8 ways the new tax law does — and doesn't — affect paying school costs
Tuesday, August 21, 2018
We're all still learning about the Tax Cuts and Jobs Act (TCJA) that was passed late last year and took effect, for the most part, at the beginning of 2018.
One area where we all need some tax lessons, especially with the start of the first school year under the new tax law's provisions, is how it affects educational tax breaks.
It does make some key changes to some of the tax breaks that Uncle Sam had provided students and their families. Others, though, it left alone.
Here are 8 ways the TCJA affects how we might pay for school costs, divided into 4 areas that changed and 4 that didn't.
1. More ways to use 529 plan funds: These education savings plans, named after the section of the tax code that created and governs them, have been a popular tax-favored way for families to pay college costs. Under the TCJA, up to $10,000 per student per tax year can be used to pay elementary or secondary school tuition. This includes tuition for public, private and religious schools. Plus, unused 529 plan money can be rolled over into Achieving a Better Life Experience (ABLE) accounts.
2. Certain home equity loans interest deductions are erased: Many families pay for their kids' college by going into debt, specifically by using their home's equity. That's not an option any longer, at least if you did so in part because of the associated tax break.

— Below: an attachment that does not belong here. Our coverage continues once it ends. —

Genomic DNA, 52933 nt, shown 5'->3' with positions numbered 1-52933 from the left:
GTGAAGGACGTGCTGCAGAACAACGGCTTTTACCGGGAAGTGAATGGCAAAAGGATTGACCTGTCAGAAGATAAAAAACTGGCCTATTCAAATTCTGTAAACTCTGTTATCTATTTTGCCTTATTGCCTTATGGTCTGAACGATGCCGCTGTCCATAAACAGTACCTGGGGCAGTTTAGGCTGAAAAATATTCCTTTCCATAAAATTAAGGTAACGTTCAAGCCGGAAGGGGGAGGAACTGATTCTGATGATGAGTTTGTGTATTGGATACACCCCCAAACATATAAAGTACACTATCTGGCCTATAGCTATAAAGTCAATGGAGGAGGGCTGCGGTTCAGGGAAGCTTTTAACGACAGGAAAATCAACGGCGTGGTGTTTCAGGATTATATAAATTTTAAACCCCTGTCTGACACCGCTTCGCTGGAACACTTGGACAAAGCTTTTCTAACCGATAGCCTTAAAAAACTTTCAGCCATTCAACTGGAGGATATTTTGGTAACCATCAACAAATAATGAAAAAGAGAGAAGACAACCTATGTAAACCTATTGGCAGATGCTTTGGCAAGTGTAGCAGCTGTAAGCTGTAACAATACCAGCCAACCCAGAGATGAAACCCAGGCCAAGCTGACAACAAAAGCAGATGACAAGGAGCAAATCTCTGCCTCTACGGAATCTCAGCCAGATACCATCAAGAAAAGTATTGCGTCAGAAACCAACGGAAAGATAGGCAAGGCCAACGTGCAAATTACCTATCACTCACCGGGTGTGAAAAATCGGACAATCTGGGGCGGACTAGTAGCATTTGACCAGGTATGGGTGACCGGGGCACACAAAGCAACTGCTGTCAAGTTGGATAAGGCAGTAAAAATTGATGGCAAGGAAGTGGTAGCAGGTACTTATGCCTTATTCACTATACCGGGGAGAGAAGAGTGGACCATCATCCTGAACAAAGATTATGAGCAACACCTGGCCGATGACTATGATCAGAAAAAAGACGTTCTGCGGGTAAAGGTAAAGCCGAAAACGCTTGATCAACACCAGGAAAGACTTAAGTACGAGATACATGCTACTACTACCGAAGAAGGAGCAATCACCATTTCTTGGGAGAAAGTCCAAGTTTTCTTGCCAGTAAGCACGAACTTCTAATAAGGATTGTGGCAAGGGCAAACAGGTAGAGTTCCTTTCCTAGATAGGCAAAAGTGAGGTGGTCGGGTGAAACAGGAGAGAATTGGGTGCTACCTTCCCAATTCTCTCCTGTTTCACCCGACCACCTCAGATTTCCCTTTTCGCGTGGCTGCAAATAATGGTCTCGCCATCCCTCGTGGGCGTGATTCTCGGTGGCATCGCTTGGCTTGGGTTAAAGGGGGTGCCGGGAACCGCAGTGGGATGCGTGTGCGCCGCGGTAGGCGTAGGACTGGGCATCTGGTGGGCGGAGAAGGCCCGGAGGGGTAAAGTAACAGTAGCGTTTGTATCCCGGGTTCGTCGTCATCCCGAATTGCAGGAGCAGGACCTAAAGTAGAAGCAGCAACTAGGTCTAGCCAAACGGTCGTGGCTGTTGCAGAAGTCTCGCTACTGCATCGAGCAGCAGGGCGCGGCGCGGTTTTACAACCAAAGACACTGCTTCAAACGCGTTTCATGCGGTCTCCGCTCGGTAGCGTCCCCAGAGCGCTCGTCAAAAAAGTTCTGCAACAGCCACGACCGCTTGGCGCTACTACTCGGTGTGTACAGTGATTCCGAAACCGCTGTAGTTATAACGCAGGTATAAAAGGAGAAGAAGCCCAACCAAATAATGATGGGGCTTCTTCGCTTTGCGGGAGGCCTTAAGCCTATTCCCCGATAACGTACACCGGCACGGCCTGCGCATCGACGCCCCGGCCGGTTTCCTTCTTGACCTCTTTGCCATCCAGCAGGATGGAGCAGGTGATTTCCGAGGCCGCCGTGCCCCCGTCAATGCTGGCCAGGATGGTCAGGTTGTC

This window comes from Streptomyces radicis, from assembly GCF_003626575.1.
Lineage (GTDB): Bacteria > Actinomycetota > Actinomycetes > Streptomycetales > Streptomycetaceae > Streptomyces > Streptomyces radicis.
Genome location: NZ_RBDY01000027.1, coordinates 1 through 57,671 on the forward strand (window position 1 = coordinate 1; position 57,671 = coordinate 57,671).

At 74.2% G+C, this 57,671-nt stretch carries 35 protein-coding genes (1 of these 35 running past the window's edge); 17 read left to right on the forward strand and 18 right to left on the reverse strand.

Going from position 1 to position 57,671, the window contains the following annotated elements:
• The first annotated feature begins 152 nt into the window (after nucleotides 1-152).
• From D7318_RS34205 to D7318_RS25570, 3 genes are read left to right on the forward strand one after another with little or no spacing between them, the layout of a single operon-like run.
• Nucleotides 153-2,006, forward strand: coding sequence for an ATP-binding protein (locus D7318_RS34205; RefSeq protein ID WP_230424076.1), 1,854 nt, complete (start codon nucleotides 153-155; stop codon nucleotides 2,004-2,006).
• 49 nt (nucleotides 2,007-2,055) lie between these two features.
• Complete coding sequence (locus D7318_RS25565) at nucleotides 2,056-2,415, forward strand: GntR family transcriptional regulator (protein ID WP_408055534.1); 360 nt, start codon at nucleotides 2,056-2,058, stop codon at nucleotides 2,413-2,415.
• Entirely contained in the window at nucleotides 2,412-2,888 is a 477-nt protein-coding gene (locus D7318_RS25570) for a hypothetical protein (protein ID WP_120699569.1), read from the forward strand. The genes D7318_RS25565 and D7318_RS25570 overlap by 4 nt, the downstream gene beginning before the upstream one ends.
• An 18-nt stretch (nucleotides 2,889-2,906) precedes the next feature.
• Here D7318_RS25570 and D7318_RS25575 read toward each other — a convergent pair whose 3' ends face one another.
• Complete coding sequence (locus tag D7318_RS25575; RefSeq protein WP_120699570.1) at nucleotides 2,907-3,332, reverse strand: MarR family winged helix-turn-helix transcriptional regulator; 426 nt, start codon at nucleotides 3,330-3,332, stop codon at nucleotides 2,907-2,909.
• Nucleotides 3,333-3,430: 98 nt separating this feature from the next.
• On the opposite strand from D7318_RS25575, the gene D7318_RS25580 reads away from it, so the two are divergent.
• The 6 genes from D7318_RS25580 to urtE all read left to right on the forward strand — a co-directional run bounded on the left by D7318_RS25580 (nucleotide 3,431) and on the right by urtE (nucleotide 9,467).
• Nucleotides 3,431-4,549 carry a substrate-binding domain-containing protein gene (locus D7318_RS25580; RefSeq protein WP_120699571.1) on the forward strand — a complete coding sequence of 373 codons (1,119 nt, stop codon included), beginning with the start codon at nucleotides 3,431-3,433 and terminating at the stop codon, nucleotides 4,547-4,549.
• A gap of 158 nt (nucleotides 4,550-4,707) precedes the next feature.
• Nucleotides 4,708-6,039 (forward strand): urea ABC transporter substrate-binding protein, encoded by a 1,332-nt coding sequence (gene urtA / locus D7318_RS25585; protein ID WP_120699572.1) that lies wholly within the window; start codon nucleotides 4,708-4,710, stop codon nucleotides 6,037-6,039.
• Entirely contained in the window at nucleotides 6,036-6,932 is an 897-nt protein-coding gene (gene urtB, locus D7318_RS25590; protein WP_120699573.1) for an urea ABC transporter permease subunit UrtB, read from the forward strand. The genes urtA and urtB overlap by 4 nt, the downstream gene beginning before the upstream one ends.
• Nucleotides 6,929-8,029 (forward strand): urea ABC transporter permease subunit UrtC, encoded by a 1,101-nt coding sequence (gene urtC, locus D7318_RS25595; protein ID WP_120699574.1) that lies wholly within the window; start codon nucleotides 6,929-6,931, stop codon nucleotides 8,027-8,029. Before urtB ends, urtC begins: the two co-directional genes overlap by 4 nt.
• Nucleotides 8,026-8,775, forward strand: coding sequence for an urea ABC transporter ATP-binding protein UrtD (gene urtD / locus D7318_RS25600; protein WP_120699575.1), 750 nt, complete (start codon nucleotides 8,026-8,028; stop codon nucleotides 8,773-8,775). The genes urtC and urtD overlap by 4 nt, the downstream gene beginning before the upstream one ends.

The TCJA says that interest on a home equity loan that used to pay for anything other than home-related costs is no longer tax deductible. That means no tax break for the home equity loan from tax years 2018 through 2025 that you planned to get in order to pay Jane's or John's (or both!) tuition.
3. Alimony payments soon will be tax-free: Starting in 2019, ex-spouses who receive alimony won't have to report that money as income.
Good for that former spouse, but what does that have to with paying education expenses? Possibly a lot.
The Free Application for Federal Student Aid, known as FAFSA by parents and college students across the United States, takes into consideration parental income information. The removal of alimony from that mix, say college finance gurus, could make it much easier for custodial parents to qualify for need-based aid when filling out the FAFSA.
4. Some discharged student loans are now tax-exempt: Effective at the start of this year, student loan debt that is forgiven (or discharged, if you want to use the formal term) due to death or total and permanent disability (TPD) is now tax free.
This tax exemption applies to student loans discharged from 2018 to 2025.
Under prior law, student loan debt cancellation would have been counted as income for the loan holder. That taxable income treatment remains in effect for most other types of forgiven debt.
And here are four tax things that the new tax law didn't change when it comes to paying for college.
5. Student loan interest is still deductible: There was so much talk on Capitol Hill about eliminating the student loan interest deduction that many folks thought it was a done deal. It wasn't.